Born to Greek parents in Toronto, Canada, Dimitra Colomvacou completed her studies at the Centennial College of Applied Arts & Technology. As her love for Greek culture grew stronger she decided to return and settle back in her homeland. For over a decade she has been living with her family in the small village of Xirokambi in Laconia, Peloponnese where she practices her craft and works on pebble mosaic paving. As a self-taught artist, Dimitra has found her niche crafting remarkable art from ancient times.
She recently sat down with Fly Me to The Moon for this “Artistic Tales” interview to share her journey and inspiration behind her work and the importance of keeping this ancient art form alive.
Tell us how your Canadian upbringing and Greek heritage inspired your work? What is the line between the two worlds that you have been exposed to?
Growing up in Canada, my education from grade school entailed many hours of art during school together with my Greek heritage inspired me to learn this ancient art form as some of the most beautiful mosaics still exist in Greece.
Who inspired you to become a pebble mosaic artist?
For my pebble mosaics, my inspiration came from Maggy Howarth of Cobblestone Designs. While researching the internet to make a pebble mosaic for my home I came across her designs and technique. Ms. Howarth is considered to be the best pebble mosaic artist worldwide.
I have included other types of tesserae (materials for mosaics) for my mosaics, mostly glass on pebbles, found wood and recycling or upcycling pans and dishes.
Would you say that pebble mosaic creations can be compared to carpeting with the only exception being is that they served warmer Mediterranean climates. In your opinion there is a connection between the two forms of art?
Yes, pebble mosaic creations can be compared to carpeting or embroidery with pebbles or other tesserae that form intricate floor patterns. The two forms of art are connected because both need many hours to complete. Each piece of tesserae is like one stich in an embroidery pattern.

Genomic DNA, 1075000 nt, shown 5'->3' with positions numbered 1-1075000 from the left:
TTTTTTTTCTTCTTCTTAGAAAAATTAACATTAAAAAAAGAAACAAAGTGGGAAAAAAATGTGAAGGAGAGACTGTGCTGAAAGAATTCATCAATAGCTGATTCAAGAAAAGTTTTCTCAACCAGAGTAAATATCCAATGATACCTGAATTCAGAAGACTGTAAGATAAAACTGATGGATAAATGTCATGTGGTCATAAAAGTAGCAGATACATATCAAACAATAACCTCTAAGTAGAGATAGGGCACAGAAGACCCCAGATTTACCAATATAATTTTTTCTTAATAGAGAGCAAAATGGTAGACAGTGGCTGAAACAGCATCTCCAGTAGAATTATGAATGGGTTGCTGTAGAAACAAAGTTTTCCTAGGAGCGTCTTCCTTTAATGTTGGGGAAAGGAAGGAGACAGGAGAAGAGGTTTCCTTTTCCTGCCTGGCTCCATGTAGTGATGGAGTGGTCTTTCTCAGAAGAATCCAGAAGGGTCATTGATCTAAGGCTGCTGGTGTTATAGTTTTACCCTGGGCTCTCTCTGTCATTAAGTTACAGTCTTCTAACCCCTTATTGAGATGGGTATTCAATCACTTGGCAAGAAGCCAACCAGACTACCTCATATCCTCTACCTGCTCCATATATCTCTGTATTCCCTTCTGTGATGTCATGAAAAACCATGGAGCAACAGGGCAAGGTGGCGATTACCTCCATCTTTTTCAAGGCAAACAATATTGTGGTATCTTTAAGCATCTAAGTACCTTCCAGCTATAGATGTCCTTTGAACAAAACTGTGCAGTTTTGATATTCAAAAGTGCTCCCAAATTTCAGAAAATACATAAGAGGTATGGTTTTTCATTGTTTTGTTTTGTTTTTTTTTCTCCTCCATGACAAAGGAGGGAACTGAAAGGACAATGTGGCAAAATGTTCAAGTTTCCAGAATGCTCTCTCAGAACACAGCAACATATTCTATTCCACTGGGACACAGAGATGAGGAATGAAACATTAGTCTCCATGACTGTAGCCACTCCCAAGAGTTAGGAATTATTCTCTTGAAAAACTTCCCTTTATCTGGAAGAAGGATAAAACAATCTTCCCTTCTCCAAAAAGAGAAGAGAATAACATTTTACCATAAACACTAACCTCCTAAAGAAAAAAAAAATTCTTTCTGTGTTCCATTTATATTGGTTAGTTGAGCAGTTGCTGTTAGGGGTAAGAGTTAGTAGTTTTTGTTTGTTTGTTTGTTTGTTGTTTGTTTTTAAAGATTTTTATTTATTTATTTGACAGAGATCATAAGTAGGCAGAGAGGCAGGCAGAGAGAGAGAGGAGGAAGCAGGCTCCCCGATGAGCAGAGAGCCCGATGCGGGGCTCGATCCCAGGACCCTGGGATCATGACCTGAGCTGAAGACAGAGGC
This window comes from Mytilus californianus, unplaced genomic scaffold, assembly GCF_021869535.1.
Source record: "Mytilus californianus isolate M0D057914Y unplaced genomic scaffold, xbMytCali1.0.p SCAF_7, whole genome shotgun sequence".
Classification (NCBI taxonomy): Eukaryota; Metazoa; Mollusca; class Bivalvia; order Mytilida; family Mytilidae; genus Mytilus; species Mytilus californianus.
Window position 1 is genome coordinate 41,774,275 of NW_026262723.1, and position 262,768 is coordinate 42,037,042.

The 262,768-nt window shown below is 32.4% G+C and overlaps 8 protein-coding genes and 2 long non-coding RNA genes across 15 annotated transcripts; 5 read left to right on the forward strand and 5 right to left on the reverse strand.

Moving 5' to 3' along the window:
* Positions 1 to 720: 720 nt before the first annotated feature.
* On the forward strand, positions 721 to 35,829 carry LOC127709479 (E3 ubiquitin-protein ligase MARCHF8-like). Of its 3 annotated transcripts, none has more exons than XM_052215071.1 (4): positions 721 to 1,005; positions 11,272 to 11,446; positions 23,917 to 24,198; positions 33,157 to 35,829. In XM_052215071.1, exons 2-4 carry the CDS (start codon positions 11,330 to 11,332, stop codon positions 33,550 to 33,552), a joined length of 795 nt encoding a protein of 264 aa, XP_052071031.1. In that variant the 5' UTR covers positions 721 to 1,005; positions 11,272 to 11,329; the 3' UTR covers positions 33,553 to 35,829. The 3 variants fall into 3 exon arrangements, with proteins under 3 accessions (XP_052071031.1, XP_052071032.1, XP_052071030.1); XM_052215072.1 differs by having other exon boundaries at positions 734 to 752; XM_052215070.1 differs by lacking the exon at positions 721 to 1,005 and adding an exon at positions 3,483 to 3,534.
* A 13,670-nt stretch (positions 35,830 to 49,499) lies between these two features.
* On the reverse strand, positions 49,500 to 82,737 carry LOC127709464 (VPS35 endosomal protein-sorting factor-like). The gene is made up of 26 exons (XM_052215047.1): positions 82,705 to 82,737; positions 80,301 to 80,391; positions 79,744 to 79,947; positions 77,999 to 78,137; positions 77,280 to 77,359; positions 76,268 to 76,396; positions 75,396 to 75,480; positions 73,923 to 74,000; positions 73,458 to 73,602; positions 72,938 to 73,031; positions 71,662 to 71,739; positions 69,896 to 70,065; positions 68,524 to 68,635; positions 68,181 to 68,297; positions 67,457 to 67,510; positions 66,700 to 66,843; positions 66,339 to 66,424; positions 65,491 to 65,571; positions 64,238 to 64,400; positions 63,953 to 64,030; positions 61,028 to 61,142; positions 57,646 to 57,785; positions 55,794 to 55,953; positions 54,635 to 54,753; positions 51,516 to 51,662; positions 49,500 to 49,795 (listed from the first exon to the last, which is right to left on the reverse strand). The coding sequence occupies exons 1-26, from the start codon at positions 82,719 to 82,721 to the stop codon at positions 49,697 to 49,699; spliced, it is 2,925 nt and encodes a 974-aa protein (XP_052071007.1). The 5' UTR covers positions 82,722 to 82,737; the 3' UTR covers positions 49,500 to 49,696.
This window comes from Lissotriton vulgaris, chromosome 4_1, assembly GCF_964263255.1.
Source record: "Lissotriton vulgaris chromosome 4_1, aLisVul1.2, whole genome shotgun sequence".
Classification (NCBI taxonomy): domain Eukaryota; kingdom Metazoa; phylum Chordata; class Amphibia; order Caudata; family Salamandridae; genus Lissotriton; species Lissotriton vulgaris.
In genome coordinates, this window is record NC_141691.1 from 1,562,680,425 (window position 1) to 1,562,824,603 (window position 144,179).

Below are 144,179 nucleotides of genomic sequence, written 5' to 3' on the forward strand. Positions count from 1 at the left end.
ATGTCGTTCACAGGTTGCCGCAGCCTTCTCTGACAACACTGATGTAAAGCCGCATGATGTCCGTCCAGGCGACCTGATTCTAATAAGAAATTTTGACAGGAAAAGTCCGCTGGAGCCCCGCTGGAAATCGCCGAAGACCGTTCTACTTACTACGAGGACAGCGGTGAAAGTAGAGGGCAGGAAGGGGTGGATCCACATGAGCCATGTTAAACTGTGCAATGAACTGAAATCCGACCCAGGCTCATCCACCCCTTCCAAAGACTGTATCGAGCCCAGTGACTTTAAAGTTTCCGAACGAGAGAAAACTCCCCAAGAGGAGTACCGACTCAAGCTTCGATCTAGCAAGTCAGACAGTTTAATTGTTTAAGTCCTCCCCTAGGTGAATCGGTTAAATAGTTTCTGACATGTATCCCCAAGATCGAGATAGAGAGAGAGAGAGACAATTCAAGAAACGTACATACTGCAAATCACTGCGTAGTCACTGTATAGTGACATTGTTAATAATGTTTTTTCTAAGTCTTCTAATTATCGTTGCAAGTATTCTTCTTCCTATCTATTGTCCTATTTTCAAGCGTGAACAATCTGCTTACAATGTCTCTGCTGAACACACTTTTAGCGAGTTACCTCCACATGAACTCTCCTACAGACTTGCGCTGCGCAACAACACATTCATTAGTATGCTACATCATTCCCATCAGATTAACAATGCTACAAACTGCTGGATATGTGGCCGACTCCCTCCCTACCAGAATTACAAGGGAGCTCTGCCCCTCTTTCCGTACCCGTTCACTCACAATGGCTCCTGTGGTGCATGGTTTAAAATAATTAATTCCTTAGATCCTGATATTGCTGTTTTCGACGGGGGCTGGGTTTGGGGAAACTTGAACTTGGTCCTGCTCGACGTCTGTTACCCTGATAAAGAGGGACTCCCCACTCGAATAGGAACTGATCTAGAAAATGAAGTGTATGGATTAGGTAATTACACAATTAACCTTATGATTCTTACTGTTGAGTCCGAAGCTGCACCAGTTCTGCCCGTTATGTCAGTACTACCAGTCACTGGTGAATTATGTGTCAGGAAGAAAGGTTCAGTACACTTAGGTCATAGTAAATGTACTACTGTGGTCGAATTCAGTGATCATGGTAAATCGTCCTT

Name one of the most memorable projects which you have worked on?
Each project is unique and memorable but the most memorable projects are the workshops that I conduct which, after a few hardworking hours, my students leave with the basic knowledge of how to make a mosaic and they always leave with a satisfying smile on their face.
What would you say is the future of pebble mosaic art?
Since this ancient art form has survived many years of its existence, I would like to believe that it will continue for many more years. On this note, I would like to see mosaics taught at all levels of education from grade school to high school.
Where do you get your inspiration from?
My inspiration comes from my surroundings. I live in a small village called Xirokambi, located only 15 minutes south of Sparta, Greece and I am surrounded by the flora and fauna of the mountains and the nearby sea.
What are the characteristics of your clientele who order your works of art. Have you seen a rise in the interest from the international market?
The characteristics of my clientele are those who love history and old-world charm. As mosaics have been made for thousands of years, those who seek ancient art forms are my clients. There is a definite rise from the international market for mosaics in general.
What is the biggest challenge that you have faced in your career as a pebble mosaic artist?
My biggest challenge that I face as a mosaic artist in general is finding my materials and supplies where I live. Most of my supplies are ordered from abroad.
Dimitra Colomvacou uses imagination, careful planning and self-discipline to create works of art which have been passed down to us from the ancient Greeks over 4,000 years ago. To learn more about mosaic art in Greece you can visit her websites www.votsalota.com and www.mosaicartgreece.com